Middle East

Syria opposition coalition faces world demands

BEIRUT: Arab and Western officials told Syria’s newly formed opposition coalition Tuesday that it must organize itself, unite armed rebel groups, and generate further support inside the country before it can receive weapons and money.

The United States said the Syrian National Coalition, formed Sunday in Qatar, was “a legitimate representative” of the Syrian people, but stopped short of recognizing it as a government-in-exile.

“We now have a structure in place that can prepare for a political transition, but. ... we’re looking for it to still establish the types of technical committees that will allow us to make sure our assistance gets to the right places,” State Department deputy spokesman Mark Toner said.

“We do think this is a legitimate representative of the Syrian people, that it does reflect the Syrian people ... that diverse group of Syrian people,” he told journalists.

But Toner said the U.S. policy of providing only non-lethal support and humanitarian aid to the Syrian rebels remained unchanged.

French President Francois Hollande said Paris would look at the question of arming the coalition once it had created a transitional government, although he broke ranks with European allies by recognizing the group as the sole representative of the Syrian people.

“On the question of weapons deliveries, France did not support it as long as it wasn’t clear where these weapons went,” Hollande told a news conference after making the announcement.

“With the coalition, as soon as it is a legitimate government of Syria, this question will be looked at by France, but also by all countries that recognize this government,” he said.

France’s defense minister said the coalition needed to unite armed rebel factions within Syria under its umbrella.

“What happened in Doha is a step forward,” Jean-Yves Le Drian told reporters in Paris. “It is still not sufficient to constitute a provisional government that can be recognized internationally. But it’s on the right track.”

The French minister called for “a unification of military action to avoid haphazard military operations” and also urged rebels to rein in radical Islamist “Salafist elements.” European caution, and an Arab League endorsement that stops well short of full recognition, indicate that the coalition forged with such difficulty two days ago may face a tough quest for wholehearted backing, even from its allies.

The six countries of the Gulf Cooperation Council have also recognized the National Coalition as “the Syrian people’s legitimate representative,” but the Arab League stopped short of this, saying it saw the alliance as “the legitimate representative of the Syrian opposition.”

Lebanon has maintained a policy of “dissociating” itself from the Syria conflict while Iraq and Algeria expressed reservations about recognizing the opposition group, due to their good relations with Damascus.

EU foreign ministers meeting at the League’s headquarters in Cairo took a similar stance, welcoming the coalition’s formation but declining to extend formal recognition, while calling on it to bring in more regime opponents.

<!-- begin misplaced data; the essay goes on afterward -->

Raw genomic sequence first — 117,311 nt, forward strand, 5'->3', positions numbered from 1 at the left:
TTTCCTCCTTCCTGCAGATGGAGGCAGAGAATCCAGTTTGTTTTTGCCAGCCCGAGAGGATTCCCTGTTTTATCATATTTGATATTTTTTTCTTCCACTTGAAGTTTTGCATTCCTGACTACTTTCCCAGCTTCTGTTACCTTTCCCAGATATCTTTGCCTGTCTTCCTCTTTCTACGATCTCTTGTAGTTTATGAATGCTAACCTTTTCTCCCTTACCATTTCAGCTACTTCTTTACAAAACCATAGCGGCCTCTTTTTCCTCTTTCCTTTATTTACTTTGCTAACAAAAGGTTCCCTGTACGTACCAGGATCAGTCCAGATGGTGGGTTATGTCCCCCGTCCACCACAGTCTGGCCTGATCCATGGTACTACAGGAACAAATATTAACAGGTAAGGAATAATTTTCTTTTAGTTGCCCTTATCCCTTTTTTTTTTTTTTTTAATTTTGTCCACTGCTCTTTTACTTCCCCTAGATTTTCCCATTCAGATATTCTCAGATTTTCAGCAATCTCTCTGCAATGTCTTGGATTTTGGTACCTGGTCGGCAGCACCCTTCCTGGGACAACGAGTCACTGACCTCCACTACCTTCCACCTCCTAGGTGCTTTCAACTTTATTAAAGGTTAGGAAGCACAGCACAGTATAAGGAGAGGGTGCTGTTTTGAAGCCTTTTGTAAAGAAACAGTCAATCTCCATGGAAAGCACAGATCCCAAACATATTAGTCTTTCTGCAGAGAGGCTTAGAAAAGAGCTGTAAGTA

“It is a very important milestone and a very big step toward [recognition],” British Foreign Secretary William Hague said on the sidelines of the EU-Arab gathering.

The Europeans wanted to ensure the deal forming the National Coalition was implemented, and to see that the coalition is “as as possible of opposition groups and all communities in Syria,” he said.

“We want to see the Syrian opposition be inclusive ... and have support inside Syria, and if they have this, yes, we will then recognize them as the legitimate representative of the Syrian people.”

The hard-won coalition deal reached Sunday in Doha, Qatar calls for the opposition to create a supreme military council to take overall command of rebels fighting to oust Assad’s regime.

The bloc’s leader, moderate Muslim preacher Ahmad Moaz Khatib, said the coalition already had promises of weapons, without specifying from whom.

Damascus ally Moscow has urged the opposition to drop its refusal to negotiate with the Assad regime, and Russian Foreign Minister Sergei Lavrov is to meet Wednesday in Riyadh with foreign ministers from Gulf countries for talks expected to highlight their differences on the Syrian conflict.

Arab League chief Nabil Elaraby threw his weight behind the new body, saying he hoped the remaining opposition factions would join the National Coalition.

Inside Syria, regime warplanes carried out a new wave of bombing raids on the strategic town of Ras al-Ain on the border with Turkey a day after deadly airstrikes and shelling, said the Britain-based Syrian Observatory for Human Rights.

Turkish Prime Minister Tayyip Erdogan stressed that Ankara would not hesitate to respond if threatened. “Nobody should play with fire or try to test Turkey’s patience,” he told deputies of his AK Party.

Elsewhere, fierce clashes rocked the Ghouta orchards east of the capital and the suburb of Daraya to the south after rebels attacked public buildings and a military checkpoint in the two areas, the Observatory said.

In other violence, the governor of the province of Raqqa in the northeast was wounded in an attack on his convoy, the Observatory said. In the same province, a bomb near a church killed a woman, state-run SANA said, blaming rebels.

Near Damascus, the rebel unit the Armored Ghouta Brigade said in an online video posting showing smoke and damage at a military installation that its fighters had stormed an air defense base and “killed many officers.”

The Local Coordination Committees, a network of activists inside Syria, said 142 people were killed in the day’s violence, including 82 in Damascus and surrounding areas.

A version of this article appeared in the print edition of The Daily Star on November 14, 2012, on page 1.




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